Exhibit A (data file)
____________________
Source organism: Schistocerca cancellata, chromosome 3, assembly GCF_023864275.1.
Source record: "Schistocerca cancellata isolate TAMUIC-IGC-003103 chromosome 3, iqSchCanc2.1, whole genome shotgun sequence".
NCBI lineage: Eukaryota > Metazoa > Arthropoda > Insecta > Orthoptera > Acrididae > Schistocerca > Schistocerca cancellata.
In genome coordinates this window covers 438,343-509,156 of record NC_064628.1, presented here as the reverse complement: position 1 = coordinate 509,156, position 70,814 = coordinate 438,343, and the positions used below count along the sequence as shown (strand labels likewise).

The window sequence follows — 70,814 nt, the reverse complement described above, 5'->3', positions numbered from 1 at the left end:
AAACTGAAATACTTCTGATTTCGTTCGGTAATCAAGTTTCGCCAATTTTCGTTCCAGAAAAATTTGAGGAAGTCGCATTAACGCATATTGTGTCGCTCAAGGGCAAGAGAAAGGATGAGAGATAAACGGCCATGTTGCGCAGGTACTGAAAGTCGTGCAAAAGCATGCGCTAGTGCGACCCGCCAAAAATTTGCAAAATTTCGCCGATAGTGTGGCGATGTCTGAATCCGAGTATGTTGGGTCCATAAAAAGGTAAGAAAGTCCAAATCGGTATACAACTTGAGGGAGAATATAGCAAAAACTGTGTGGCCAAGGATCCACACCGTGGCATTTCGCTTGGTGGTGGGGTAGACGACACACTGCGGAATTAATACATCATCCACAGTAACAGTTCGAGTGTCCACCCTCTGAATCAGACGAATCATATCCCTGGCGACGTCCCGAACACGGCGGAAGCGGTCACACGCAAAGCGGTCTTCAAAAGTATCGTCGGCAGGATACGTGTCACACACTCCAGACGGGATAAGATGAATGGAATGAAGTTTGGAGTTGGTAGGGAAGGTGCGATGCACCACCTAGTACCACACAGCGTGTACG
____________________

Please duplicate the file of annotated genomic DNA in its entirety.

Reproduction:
Source organism: Schistocerca cancellata, chromosome 3, assembly GCF_023864275.1.
Source record: "Schistocerca cancellata isolate TAMUIC-IGC-003103 chromosome 3, iqSchCanc2.1, whole genome shotgun sequence".
NCBI lineage: Eukaryota > Metazoa > Arthropoda > Insecta > Orthoptera > Acrididae > Schistocerca > Schistocerca cancellata.
In genome coordinates this window covers 438,343-509,156 of record NC_064628.1, presented here as the reverse complement: position 1 = coordinate 509,156, position 70,814 = coordinate 438,343, and the positions used below count along the sequence as shown (strand labels likewise).

The window sequence follows — 70,814 nt, the reverse complement described above, 5'->3', positions numbered from 1 at the left end:
AAACTGAAATACTTCTGATTTCGTTCGGTAATCAAGTTTCGCCAATTTTCGTTCCAGAAAAATTTGAGGAAGTCGCATTAACGCATATTGTGTCGCTCAAGGGCAAGAGAAAGGATGAGAGATAAACGGCCATGTTGCGCAGGTACTGAAAGTCGTGCAAAAGCATGCGCTAGTGCGACCCGCCAAAAATTTGCAAAATTTCGCCGATAGTGTGGCGATGTCTGAATCCGAGTATGTTGGGTCCATAAAAAGGTAAGAAAGTCCAAATCGGTATACAACTTGAGGGAGAATATAGCAAAAACTGTGTGGCCAAGGATCCACACCGTGGCATTTCGCTTGGTGGTGGGGTAGACGACACACTGCGGAATTAATACATCATCCACAGTAACAGTTCGAGTGTCCACCCTCTGAATCAGACGAATCATATCCCTGGCGACGTCCCGAACACGGCGGAAGCGGTCACACGCAAAGCGGTCTTCAAAAGTATCGTCGGCAGGATACGTGTCACACACTCCAGACGGGATAAGATGAATGGAATGAAGTTTGGAGTTGGTAGGGAAGGTGCGATGCACCACCTAGTACCACACAGCGTGTACG